By Martin B. Petersen, Export Sales Manager, ABB, and Board Member of DBDH The COLUMN
Interfaces between supplier and consumer is normally an issue that we do not discuss that often, even though this is the main issue for all district energy companies in their everyday life. The main reason is, that across the world the interface between producer, distributor and consumer of district energy is different. Some places the district energy company controls the secondary side and some places they don’t. In some countries there is no split between production and distribution and others, like in Denmark, it is clearly separated. However, as the demand keeps rising for increased energy efficiency in the district energy market and keeps prices low, the interaction with the end consumer is inevitable. At the end of the day, everything starts at the consumer. We need to understand our consumer’s demands and installations to deliver sufficient heating or cooling. But this is not enough, as consumption patterns and simple awareness of how heating or cooling is consumed will affect the consumption of the individual as well as the overall economy and efficiency of the district energy company. Besides the economic benefits for consumer and the district energy company, communication between distributor and consumer brings along environmental benefits by lower overall consumption and energy use at distribution level as well as increases the service level felt from the consumer. It is not every day that we as consumers are encouraged to lower our bills, but this is actually the fact across many district energy networks, and especially in Frederiksberg, Denmark as you will learn inside this issue of HOT|COOL.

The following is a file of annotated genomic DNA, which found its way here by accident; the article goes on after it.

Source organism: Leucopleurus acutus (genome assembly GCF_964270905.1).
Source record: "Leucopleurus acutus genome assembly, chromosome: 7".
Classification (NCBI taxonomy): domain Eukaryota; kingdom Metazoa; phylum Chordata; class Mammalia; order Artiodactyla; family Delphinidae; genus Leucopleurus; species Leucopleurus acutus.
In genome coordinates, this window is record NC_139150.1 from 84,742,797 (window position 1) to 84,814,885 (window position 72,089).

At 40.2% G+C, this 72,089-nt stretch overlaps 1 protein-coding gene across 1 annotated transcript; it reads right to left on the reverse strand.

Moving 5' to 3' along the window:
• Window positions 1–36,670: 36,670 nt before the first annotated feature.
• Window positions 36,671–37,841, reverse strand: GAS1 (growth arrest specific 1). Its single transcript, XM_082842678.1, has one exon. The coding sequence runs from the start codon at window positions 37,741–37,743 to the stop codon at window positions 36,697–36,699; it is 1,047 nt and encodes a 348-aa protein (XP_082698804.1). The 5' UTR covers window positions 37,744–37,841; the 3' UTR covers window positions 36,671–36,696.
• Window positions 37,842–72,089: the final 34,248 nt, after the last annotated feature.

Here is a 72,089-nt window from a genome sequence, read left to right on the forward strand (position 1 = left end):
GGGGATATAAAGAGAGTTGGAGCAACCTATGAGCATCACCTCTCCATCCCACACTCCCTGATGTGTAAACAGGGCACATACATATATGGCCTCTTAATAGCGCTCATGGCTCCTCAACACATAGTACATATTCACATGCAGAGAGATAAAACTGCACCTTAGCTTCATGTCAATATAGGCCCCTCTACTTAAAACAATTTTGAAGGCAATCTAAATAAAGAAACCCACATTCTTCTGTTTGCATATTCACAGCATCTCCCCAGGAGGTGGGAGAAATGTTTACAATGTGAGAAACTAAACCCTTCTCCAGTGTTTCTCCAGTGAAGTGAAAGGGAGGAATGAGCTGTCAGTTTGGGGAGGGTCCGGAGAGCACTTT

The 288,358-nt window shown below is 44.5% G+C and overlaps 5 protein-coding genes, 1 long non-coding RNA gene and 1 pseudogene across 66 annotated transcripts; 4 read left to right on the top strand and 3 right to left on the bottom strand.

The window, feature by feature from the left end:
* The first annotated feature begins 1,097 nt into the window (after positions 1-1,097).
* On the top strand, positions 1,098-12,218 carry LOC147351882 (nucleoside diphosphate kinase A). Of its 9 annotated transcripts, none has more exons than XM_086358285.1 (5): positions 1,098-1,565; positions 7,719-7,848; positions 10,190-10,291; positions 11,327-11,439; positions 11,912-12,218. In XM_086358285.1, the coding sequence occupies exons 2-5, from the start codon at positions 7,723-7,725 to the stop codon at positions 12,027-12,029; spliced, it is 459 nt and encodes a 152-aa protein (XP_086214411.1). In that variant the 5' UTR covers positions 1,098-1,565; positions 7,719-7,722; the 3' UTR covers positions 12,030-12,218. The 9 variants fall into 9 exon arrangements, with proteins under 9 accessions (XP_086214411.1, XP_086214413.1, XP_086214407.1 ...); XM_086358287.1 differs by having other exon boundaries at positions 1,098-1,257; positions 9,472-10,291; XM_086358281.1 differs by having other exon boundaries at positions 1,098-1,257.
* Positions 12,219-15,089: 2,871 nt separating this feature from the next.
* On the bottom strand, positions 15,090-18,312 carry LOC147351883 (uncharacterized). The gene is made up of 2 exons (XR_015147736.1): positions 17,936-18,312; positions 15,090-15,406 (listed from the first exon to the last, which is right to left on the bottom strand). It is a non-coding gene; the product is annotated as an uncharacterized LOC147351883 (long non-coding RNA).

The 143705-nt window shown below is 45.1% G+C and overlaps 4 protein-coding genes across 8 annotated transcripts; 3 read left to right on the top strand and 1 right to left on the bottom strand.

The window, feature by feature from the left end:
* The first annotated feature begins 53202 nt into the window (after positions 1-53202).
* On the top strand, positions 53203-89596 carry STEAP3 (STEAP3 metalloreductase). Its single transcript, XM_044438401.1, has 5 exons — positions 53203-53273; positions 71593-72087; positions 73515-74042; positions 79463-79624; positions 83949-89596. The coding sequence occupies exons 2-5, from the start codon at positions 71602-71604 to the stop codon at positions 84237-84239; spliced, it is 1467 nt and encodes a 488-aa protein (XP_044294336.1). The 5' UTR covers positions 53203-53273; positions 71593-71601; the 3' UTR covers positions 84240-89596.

The clear interface between distributor and customers is slowly being eroded as the district energy companies educate its customers and the industry delivers ever more sophisticated products to themarket that embrace the new possibilities for communicating. A new visualization platform in the form of phones, tablets and PC’s have emerged and makes communication and education of consumers easier and much more interactive. But, how far can you go and how much would you like to involve the customer? The threat is that extensive information and choices will decrease the involvement of the customer as heating is not on top of their agenda. As you will read in this issue, this is on the minds of both the district energy companies and the industry that supplies the solutions that can measure and visualize the customer’s consumption and help the companies’ communication with its customers. At the end of the day a lower - and better consumption of heating and cooling that will increase the difference between supply and return temperature, will result in a more competitive district energy market where the consumer can see the benefit of its behavior on prices and the environment. We are constantly looking at increasing the efficiency of the production and distribution, now the time has come to involve the consumers to go the extra mile to make district energy even more attractive to consumers and politicians alike. Increasing the awareness of what district energy is really about, by eroding the interface, could maybe be the one thing that makes district energy more than “just” pipes in the ground.
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